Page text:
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Request for Submission of Topics for USPTO Quality Case Studies

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Start Preamble

AGENCY:

United States Patent and Trademark Office, Commerce.

ACTION:

Initiation of Pilot Program and Request for Program Topics.

SUMMARY:

The United States Patent and Trademark Office (USPTO) is initiating a new pilot program as part of its Enhanced Patent Quality Initiative. Currently, the USPTO performs reviews of applications on target issues for internal quality purposes, referred to as “case studies.” The USPTO now seeks to leverage the experience of its stakeholders to expand the use of case studies to additional quality-related topics. Beginning immediately, stakeholders are invited to submit patent quality-related topics that they believe should be the subject of a case study. After considering the submitted topics, the USPTO will identify which topics will be the subject of upcoming case studies. The USPTO anticipates that the results of these case studies will help it to understand better the quality of its work products and, where appropriate, to take action to remediate quality issues or to formulate best practices to further enhance quality. Such public engagement is sought not only to broaden the scope of quality issues currently studied by the USPTO, but also to continue stakeholder involvement in the quality review process and to maintain a transparent quality enhancement process.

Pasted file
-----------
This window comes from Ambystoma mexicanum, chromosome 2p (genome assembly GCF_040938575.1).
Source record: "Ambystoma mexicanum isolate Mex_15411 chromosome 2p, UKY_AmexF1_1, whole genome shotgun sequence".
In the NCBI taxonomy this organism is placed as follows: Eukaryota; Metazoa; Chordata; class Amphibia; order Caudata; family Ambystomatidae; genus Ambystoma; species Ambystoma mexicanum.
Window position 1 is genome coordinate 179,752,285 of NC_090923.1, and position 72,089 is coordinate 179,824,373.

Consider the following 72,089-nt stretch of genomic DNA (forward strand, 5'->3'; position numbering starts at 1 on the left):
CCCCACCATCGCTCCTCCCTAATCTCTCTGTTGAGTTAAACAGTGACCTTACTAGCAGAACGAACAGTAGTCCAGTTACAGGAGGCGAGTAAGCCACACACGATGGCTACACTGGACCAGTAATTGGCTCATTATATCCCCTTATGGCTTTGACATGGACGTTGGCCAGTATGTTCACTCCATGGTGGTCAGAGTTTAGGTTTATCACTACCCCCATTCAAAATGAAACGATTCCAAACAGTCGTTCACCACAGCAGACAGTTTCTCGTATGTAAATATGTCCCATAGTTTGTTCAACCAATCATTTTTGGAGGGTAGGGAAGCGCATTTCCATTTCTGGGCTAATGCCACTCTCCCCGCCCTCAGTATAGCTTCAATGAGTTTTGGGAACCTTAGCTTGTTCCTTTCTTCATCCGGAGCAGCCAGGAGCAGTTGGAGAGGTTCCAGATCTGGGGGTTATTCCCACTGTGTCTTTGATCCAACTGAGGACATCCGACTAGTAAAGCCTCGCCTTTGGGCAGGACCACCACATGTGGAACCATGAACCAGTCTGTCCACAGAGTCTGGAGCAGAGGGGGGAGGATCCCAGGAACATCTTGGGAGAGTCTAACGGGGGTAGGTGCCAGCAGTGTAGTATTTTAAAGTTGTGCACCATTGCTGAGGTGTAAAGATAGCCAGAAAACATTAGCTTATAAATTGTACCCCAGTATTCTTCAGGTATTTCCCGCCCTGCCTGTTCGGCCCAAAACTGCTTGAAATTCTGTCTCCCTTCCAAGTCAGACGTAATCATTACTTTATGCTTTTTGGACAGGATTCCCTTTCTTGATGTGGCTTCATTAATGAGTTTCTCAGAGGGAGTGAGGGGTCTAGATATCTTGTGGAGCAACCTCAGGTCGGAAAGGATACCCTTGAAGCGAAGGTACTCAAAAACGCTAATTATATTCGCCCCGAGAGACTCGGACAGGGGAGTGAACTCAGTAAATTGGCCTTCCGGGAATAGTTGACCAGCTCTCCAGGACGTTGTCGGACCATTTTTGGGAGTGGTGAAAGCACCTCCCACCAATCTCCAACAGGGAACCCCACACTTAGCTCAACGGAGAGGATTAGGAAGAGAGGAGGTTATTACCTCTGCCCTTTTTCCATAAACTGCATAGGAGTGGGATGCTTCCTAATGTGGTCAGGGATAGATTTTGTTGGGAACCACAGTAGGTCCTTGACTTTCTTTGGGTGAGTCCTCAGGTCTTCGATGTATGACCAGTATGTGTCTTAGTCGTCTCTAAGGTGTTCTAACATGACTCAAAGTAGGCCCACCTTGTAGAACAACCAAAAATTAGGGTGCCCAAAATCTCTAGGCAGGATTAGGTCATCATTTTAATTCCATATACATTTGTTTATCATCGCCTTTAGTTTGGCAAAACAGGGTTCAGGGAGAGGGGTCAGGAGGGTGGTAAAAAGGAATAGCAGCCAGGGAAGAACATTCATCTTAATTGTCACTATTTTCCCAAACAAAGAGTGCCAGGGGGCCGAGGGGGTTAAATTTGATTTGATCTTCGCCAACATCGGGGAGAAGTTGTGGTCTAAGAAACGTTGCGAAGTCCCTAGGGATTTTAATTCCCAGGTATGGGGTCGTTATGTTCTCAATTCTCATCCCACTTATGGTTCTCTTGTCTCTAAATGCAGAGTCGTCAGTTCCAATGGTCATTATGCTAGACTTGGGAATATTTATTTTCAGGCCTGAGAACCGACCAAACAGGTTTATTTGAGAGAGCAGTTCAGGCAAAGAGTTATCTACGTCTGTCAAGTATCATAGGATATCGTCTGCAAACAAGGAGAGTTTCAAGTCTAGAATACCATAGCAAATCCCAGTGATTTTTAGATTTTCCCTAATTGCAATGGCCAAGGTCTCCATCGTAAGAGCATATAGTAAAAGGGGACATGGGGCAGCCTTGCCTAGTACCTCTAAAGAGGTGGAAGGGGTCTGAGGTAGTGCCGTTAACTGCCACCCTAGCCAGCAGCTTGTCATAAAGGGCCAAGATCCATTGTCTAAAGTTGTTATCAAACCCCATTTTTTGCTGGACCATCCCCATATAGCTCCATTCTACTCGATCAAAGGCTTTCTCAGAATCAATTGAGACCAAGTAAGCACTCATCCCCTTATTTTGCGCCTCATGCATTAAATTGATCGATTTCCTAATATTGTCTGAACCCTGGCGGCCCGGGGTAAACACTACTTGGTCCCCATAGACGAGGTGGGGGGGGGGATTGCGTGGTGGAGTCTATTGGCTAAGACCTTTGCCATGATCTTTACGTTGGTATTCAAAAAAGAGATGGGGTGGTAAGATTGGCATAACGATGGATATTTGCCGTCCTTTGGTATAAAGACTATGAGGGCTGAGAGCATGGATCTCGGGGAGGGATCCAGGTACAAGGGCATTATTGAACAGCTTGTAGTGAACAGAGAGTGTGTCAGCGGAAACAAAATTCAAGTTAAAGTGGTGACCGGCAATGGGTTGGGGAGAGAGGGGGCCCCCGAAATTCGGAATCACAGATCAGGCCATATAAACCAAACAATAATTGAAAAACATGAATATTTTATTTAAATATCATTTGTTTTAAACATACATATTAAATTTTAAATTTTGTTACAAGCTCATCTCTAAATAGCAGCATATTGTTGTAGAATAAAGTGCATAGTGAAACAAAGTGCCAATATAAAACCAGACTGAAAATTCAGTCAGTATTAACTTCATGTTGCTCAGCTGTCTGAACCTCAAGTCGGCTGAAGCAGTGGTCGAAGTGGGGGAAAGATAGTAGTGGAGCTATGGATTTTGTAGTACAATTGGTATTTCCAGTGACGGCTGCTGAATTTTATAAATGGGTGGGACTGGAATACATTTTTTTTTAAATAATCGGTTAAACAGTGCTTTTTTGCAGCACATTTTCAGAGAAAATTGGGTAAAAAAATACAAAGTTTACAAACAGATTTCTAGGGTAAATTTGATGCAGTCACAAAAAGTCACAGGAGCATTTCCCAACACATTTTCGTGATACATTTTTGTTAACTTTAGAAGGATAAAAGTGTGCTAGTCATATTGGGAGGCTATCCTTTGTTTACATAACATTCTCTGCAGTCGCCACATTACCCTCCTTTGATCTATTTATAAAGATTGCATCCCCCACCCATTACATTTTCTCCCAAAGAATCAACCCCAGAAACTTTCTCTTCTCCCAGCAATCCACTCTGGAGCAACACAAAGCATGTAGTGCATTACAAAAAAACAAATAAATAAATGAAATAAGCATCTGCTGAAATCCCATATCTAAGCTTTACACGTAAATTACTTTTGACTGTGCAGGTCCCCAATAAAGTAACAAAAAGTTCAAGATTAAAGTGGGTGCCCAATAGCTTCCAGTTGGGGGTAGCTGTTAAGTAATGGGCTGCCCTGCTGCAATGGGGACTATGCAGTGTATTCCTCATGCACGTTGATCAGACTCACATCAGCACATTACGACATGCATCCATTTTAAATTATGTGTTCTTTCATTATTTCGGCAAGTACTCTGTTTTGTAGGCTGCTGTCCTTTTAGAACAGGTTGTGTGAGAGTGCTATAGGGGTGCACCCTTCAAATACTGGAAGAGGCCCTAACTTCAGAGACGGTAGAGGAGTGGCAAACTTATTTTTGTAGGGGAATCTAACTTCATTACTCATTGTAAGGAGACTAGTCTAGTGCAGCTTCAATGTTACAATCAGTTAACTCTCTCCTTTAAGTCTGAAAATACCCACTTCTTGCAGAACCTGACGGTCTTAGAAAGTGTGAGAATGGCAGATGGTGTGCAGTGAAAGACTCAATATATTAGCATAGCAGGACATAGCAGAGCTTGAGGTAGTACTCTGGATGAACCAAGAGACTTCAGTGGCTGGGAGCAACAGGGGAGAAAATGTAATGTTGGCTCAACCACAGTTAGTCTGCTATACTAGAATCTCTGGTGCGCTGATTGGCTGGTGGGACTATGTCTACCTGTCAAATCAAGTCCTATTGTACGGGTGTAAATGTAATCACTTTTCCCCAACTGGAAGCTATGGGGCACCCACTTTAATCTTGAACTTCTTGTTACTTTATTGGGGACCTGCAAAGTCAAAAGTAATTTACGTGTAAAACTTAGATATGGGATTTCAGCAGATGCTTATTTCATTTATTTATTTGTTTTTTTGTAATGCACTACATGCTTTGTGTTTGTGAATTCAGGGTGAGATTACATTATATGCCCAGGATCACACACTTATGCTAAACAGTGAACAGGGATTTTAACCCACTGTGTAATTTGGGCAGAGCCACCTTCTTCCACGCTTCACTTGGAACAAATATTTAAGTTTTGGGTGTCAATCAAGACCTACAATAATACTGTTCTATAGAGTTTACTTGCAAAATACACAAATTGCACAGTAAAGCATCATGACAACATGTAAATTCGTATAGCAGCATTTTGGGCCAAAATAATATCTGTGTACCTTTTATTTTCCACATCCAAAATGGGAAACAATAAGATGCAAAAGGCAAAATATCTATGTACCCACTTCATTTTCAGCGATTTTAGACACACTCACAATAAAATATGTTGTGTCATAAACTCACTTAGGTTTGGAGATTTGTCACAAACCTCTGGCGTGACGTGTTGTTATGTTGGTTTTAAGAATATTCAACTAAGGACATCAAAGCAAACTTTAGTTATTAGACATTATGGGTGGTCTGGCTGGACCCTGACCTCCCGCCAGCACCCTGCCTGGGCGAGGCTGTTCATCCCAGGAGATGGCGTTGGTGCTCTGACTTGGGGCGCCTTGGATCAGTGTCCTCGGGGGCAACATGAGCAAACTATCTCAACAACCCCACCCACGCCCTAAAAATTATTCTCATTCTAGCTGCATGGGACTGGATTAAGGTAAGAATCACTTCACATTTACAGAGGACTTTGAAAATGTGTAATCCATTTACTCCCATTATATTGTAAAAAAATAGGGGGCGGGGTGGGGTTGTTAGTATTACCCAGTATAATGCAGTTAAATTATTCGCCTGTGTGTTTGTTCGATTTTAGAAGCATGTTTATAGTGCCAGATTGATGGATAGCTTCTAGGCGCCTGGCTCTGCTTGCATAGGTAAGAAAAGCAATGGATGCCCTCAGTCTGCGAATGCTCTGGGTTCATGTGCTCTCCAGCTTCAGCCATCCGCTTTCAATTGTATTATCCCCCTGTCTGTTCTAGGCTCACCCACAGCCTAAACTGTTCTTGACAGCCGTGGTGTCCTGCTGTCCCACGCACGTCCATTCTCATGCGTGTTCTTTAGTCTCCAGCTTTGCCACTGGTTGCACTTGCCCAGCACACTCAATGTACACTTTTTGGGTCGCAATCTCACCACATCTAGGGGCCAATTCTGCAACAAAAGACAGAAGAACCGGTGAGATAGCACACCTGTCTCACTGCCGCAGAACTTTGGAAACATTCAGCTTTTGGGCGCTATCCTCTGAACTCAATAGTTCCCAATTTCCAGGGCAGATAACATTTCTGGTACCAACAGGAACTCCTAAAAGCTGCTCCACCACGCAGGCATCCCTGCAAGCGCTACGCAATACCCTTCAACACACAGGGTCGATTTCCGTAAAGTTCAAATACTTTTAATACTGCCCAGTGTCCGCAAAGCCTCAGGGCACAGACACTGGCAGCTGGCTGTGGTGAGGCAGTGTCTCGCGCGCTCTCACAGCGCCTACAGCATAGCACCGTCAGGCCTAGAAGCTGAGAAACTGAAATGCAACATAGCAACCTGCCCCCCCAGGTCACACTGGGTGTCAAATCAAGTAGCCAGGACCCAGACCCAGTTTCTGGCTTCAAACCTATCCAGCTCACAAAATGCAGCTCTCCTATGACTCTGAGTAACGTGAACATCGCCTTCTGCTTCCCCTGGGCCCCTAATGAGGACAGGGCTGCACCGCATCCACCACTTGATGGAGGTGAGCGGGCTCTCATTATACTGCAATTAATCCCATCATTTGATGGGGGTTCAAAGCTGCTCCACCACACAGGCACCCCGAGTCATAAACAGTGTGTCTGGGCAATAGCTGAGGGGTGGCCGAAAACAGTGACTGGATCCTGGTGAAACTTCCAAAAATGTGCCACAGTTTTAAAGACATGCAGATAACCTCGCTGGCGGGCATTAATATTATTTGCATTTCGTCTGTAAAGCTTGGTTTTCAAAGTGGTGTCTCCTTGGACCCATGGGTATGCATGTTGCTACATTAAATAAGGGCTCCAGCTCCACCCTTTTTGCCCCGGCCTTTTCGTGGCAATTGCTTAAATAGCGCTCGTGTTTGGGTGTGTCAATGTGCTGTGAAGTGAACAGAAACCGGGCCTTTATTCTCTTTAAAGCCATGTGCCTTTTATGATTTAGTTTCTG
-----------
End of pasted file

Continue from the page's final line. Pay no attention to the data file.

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DATES:

Submissions deadline date: To be ensured of consideration, written topic submissions must be received on or before February 12, 2016.

ADDRESSES:

Written submissions should be sent by electronic mail message over the Internet addressed to: TopicSubmissionForCaseStudies@uspto.gov. Submissions may also be submitted by postal mail addressed to: Mail Stop Comments Patents, Commissioner for Patents, P.O. Box 1450, Alexandria, Virginia 22313-1450, marked to the attention of Michael Cygan, Senior Legal Advisor, Office of Patent Legal Administration, Office of the Deputy Commissioner for Patent Examination Policy. Although submissions may be sent by postal mail, the USPTO prefers to receive submissions by electronic mail message over the Internet because sharing submissions with the public is more easily accomplished.

Electronic submissions are preferred to be formatted in plain text, but also may be submitted in ADOBE® portable document format or MICROSOFT WORD® format. Submissions not sent electronically should be on paper in a format that facilitates convenient digital scanning into ADOBE® portable document format.

Timely filed submissions will be available for public inspection at the Office of the Commissioner for Patents, currently located in Madison East, Tenth Floor, 600 Dulany Street, Alexandria, Virginia 22314. Submissions also will be available for viewing via the USPTO's Internet Web site (http://www.uspto.gov/​patents/​init_​events/​Patent-Quality-Initiative.jsp). Because submissions will be made available for public inspection, information that the submitter does not desire to make public, such as an address or phone number, should not be included. It would be helpful to the USPTO if written submissions included information about: (1) The name and affiliation of the individual responding; and (2) an indication of whether submissions offered represent views of the respondent's organization or are the respondent's personal views.

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FOR FURTHER INFORMATION CONTACT:

Michael T. Cygan, Senior Legal Advisor, at (571) 272-7700; Maria Nuzzolillo, Legal Advisor, at (571) 272-8150; or Jeffrey R. West, Legal Advisor, at (571) 272-2226.

End Further Info End Preamble Start Supplemental Information

SUPPLEMENTARY INFORMATION:

I. The Enhanced Quality Initiative